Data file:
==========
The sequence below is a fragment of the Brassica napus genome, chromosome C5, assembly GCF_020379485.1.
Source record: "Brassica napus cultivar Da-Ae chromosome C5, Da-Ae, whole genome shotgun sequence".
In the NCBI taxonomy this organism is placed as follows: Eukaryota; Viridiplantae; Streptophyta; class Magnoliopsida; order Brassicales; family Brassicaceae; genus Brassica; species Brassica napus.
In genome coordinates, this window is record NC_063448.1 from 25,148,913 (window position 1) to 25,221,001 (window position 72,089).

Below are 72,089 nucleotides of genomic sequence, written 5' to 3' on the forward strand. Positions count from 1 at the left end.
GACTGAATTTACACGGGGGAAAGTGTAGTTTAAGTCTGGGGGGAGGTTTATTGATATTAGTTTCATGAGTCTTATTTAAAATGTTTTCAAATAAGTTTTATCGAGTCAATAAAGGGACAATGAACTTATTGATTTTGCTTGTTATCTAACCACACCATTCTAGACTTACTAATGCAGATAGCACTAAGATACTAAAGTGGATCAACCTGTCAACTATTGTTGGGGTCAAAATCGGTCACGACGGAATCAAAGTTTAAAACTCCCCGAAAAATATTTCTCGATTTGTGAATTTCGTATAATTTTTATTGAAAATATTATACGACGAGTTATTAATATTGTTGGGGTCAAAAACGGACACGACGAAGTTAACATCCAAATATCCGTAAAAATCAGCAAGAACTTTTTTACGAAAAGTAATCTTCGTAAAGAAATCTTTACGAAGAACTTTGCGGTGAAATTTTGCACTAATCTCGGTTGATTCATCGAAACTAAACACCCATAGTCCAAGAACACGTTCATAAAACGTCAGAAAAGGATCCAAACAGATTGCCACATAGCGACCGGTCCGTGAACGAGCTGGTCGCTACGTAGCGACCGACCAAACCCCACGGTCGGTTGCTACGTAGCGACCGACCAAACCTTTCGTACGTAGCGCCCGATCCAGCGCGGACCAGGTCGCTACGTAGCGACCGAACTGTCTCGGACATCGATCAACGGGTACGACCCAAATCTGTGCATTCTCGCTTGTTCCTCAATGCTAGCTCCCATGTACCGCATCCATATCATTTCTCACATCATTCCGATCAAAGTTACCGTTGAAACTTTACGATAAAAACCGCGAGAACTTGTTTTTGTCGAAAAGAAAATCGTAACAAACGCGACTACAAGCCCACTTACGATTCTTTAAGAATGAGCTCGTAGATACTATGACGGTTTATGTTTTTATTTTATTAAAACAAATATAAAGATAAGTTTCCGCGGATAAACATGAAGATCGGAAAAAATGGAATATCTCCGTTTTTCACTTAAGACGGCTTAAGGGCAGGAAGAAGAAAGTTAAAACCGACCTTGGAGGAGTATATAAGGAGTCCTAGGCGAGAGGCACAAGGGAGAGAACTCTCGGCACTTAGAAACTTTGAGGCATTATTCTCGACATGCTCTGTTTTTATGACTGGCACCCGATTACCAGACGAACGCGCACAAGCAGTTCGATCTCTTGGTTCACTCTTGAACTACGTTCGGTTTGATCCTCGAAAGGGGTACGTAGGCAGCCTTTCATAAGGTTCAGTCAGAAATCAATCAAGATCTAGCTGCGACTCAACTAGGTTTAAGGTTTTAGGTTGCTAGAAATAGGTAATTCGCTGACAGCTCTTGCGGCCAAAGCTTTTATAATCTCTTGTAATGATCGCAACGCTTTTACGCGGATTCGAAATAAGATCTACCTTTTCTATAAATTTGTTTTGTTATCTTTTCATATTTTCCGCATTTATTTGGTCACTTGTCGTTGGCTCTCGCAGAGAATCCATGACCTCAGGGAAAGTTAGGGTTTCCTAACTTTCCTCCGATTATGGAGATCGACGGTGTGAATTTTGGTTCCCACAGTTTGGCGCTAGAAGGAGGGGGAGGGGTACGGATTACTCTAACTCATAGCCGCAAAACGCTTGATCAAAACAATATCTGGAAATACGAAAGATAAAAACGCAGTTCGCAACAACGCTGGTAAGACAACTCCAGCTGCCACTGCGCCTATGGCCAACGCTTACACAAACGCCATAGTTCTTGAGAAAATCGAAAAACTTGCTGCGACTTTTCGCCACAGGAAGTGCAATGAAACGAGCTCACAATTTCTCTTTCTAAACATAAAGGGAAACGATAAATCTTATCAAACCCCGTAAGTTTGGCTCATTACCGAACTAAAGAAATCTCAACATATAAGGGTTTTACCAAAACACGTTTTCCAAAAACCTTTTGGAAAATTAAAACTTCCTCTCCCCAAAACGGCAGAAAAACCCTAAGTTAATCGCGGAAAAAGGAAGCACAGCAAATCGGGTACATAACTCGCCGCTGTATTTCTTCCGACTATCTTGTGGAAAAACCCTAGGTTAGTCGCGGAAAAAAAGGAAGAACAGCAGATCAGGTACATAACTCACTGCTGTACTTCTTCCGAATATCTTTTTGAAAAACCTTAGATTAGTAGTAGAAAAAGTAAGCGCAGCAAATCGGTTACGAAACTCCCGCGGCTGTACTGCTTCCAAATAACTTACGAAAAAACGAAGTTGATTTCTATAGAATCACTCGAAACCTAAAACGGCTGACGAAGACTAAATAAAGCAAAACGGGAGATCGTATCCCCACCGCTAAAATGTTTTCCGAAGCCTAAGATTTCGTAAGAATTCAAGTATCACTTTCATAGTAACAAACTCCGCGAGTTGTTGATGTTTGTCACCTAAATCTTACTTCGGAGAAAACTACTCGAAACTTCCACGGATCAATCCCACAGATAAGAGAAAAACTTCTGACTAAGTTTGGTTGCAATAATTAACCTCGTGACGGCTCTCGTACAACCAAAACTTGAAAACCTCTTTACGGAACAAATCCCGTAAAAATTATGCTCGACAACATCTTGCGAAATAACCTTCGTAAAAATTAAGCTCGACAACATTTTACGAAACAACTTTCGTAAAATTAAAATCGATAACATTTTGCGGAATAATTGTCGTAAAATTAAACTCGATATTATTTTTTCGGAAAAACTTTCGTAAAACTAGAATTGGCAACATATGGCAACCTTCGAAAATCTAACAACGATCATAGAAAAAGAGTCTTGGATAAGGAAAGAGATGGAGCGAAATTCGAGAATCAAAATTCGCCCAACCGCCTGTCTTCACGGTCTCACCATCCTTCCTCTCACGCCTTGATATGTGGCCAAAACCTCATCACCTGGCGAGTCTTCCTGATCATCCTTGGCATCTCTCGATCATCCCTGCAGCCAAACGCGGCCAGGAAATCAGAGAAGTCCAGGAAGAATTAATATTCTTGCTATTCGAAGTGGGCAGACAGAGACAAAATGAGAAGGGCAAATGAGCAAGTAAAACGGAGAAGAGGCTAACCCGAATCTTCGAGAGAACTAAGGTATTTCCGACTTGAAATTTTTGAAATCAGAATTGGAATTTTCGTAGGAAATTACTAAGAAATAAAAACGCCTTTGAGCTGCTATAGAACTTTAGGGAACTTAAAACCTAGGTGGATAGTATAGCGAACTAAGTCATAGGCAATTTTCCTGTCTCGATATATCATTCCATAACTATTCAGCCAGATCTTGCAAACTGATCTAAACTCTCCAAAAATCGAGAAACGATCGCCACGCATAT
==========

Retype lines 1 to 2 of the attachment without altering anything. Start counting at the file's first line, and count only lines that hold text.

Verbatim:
The sequence below is a fragment of the Brassica napus genome, chromosome C5, assembly GCF_020379485.1.
Source record: "Brassica napus cultivar Da-Ae chromosome C5, Da-Ae, whole genome shotgun sequence".